The world science award was handed over by Russia’s minister of energy, Alexander Novak, to professors Frede Blaabjerg of Denmark and Khalil Amine of the US.
The handover took place during the Russian Energy Week International Forum in Moscow on 3 October.
The award recognises outstanding research that impacts live across the planet and provides technology addressing energy challenges.
The prize is recognised by the International Congress of Distinguished Awards as one the world’s 99 major science awards.
Khali Amine has been honoured for his works with Argonne National Laboratory in developing an efficient electrical energy storage technology.
Khalil Amine, commented: “The work I am recognised for with today’s prize is a small contribution to advance energy storage technology. I hope that my efforts will help accelerate mass electrification of vehicles by increasing their range and making them more affordable. Throughout my career, I have received many awards. However, the Global Energy Prize is by far the biggest in both prestige and recognition. Therefore, I will cherish it all my life.”
Frede Blaabjerg of Aalborg University CORPE (Center of Reliable Power Electronics) has been recognised for outstanding technical contribution to the design of power management systems enabling the integration of renewable power.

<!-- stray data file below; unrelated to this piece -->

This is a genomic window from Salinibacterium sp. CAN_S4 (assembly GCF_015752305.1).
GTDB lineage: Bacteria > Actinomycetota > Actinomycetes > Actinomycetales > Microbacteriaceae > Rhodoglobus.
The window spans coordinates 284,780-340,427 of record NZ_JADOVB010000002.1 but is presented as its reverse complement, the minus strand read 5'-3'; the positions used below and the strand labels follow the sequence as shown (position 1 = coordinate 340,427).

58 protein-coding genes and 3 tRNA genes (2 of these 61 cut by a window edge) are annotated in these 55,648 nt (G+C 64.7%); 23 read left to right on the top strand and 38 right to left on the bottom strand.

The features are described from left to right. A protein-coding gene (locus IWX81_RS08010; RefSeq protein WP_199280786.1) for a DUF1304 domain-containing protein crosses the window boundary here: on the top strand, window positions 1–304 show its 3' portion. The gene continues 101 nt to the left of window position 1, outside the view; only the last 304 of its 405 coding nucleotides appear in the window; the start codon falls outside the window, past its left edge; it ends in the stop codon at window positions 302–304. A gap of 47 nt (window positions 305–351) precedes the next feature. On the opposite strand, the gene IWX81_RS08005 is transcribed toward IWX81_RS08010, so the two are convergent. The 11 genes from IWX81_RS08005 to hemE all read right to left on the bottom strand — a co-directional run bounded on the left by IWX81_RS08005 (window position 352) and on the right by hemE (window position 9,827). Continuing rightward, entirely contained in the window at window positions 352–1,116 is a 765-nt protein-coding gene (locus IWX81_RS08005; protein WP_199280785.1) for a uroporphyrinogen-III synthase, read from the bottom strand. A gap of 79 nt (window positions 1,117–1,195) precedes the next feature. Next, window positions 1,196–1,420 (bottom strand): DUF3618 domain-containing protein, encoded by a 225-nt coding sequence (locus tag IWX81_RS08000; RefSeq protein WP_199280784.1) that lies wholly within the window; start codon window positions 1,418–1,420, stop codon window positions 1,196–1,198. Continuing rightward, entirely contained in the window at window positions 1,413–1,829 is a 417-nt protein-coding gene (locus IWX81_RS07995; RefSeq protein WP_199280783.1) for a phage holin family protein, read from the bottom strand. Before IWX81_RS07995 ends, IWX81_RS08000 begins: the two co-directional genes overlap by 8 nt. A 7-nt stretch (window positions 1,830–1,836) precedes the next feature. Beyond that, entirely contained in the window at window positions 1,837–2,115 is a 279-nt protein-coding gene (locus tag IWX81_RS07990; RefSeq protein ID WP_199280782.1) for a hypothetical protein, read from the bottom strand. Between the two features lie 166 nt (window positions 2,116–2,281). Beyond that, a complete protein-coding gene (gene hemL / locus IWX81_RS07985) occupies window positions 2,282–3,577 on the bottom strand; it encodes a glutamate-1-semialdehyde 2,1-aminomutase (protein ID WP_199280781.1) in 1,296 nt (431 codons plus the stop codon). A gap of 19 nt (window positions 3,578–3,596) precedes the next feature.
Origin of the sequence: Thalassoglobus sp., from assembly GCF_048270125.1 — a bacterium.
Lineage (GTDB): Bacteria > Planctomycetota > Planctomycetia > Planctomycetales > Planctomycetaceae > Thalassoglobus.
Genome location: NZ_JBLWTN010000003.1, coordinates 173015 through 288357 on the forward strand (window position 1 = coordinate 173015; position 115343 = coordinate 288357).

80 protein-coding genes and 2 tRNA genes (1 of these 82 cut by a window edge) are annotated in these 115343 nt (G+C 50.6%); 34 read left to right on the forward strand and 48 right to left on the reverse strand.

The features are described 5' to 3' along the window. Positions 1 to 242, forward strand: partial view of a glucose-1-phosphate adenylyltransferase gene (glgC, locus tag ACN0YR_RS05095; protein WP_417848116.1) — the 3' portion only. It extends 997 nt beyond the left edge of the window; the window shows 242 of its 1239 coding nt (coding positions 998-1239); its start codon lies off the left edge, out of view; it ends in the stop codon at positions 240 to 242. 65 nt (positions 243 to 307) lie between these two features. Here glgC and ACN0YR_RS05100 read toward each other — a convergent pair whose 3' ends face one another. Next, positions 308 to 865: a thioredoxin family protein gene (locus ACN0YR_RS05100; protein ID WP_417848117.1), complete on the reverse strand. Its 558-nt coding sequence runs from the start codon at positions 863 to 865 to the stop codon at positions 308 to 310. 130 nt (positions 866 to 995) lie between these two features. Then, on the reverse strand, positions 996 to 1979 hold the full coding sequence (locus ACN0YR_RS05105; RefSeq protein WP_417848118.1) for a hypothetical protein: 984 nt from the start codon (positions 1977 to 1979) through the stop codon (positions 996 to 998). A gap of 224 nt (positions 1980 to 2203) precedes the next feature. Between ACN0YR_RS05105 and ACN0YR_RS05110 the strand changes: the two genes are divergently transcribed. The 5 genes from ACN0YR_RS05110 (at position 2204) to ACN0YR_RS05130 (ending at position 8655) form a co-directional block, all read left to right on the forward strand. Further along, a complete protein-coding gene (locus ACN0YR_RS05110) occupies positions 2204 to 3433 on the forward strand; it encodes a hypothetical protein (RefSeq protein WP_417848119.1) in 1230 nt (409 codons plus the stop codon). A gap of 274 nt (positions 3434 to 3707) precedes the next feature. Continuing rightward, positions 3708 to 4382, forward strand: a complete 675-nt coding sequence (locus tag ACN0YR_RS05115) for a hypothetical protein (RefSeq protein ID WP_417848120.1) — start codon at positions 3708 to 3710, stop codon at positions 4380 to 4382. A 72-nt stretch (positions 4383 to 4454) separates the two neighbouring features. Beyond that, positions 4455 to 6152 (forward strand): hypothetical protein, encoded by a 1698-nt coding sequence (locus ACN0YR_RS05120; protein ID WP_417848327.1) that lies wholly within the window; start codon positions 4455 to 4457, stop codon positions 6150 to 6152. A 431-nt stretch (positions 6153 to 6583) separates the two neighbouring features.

“I started doing research in power electronics around 30 years ago. And it immediately became obvious to me that the developments in this area have potential applications like renewable generation, large-scale high-power transmission, adjustable speed drives for robotics, electrical cars, electric ships and so on using modern power electronic components.”
The two scientists were shortlisted from a field of 39 contenders from 12 countries and will share the $600,000 prize money, golden medals and golden labels.
“The technologies of 2019 laureates solve the most pressing infrastructure problems of the industry – issues of energy storage and integration. Moreover, not only do they serve the goals of sustainable energy development, but – most importantly – they allow for bringing light and heat to our homes and contribute to the electrification of remote regions of the world,” said the Russian energy minister.